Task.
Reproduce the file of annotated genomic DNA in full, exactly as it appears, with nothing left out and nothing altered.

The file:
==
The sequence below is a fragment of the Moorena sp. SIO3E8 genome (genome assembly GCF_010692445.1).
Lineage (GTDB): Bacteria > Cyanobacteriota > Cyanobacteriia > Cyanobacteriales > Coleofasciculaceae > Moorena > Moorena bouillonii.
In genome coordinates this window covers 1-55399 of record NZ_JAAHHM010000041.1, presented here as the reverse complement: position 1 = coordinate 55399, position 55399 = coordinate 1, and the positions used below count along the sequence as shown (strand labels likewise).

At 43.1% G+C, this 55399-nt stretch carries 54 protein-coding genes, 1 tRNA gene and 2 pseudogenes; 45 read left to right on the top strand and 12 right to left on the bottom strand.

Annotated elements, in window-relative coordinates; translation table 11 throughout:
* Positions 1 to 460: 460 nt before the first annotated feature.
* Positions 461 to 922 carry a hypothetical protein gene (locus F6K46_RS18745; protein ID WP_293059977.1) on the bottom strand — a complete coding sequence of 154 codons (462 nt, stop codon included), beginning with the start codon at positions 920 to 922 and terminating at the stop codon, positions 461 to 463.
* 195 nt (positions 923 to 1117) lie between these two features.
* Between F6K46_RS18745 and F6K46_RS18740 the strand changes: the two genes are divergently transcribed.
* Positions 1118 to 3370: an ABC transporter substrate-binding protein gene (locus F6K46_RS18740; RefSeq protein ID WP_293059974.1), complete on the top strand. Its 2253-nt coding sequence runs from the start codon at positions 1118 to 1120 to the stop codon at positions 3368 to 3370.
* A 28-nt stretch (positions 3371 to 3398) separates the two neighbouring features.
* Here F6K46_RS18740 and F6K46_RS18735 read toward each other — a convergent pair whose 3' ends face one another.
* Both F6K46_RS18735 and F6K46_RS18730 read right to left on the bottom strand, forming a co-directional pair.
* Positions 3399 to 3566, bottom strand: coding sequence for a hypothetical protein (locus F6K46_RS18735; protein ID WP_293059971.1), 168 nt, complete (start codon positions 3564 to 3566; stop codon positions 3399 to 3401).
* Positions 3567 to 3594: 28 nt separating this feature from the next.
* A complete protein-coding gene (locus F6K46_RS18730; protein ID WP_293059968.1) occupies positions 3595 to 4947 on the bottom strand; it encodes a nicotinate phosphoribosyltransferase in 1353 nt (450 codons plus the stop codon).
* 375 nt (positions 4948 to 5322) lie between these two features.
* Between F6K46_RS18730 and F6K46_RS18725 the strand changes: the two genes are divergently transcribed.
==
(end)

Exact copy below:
The sequence below is a fragment of the Moorena sp. SIO3E8 genome (genome assembly GCF_010692445.1).
Lineage (GTDB): Bacteria > Cyanobacteriota > Cyanobacteriia > Cyanobacteriales > Coleofasciculaceae > Moorena > Moorena bouillonii.
In genome coordinates this window covers 1-55399 of record NZ_JAAHHM010000041.1, presented here as the reverse complement: position 1 = coordinate 55399, position 55399 = coordinate 1, and the positions used below count along the sequence as shown (strand labels likewise).

At 43.1% G+C, this 55399-nt stretch carries 54 protein-coding genes, 1 tRNA gene and 2 pseudogenes; 45 read left to right on the top strand and 12 right to left on the bottom strand.

Annotated elements, in window-relative coordinates; translation table 11 throughout:
* Positions 1 to 460: 460 nt before the first annotated feature.
* Positions 461 to 922 carry a hypothetical protein gene (locus F6K46_RS18745; protein ID WP_293059977.1) on the bottom strand — a complete coding sequence of 154 codons (462 nt, stop codon included), beginning with the start codon at positions 920 to 922 and terminating at the stop codon, positions 461 to 463.
* 195 nt (positions 923 to 1117) lie between these two features.
* Between F6K46_RS18745 and F6K46_RS18740 the strand changes: the two genes are divergently transcribed.
* Positions 1118 to 3370: an ABC transporter substrate-binding protein gene (locus F6K46_RS18740; RefSeq protein ID WP_293059974.1), complete on the top strand. Its 2253-nt coding sequence runs from the start codon at positions 1118 to 1120 to the stop codon at positions 3368 to 3370.
* A 28-nt stretch (positions 3371 to 3398) separates the two neighbouring features.
* Here F6K46_RS18740 and F6K46_RS18735 read toward each other — a convergent pair whose 3' ends face one another.
* Both F6K46_RS18735 and F6K46_RS18730 read right to left on the bottom strand, forming a co-directional pair.
* Positions 3399 to 3566, bottom strand: coding sequence for a hypothetical protein (locus F6K46_RS18735; protein ID WP_293059971.1), 168 nt, complete (start codon positions 3564 to 3566; stop codon positions 3399 to 3401).
* Positions 3567 to 3594: 28 nt separating this feature from the next.
* A complete protein-coding gene (locus F6K46_RS18730; protein ID WP_293059968.1) occupies positions 3595 to 4947 on the bottom strand; it encodes a nicotinate phosphoribosyltransferase in 1353 nt (450 codons plus the stop codon).
* 375 nt (positions 4948 to 5322) lie between these two features.
* Between F6K46_RS18730 and F6K46_RS18725 the strand changes: the two genes are divergently transcribed.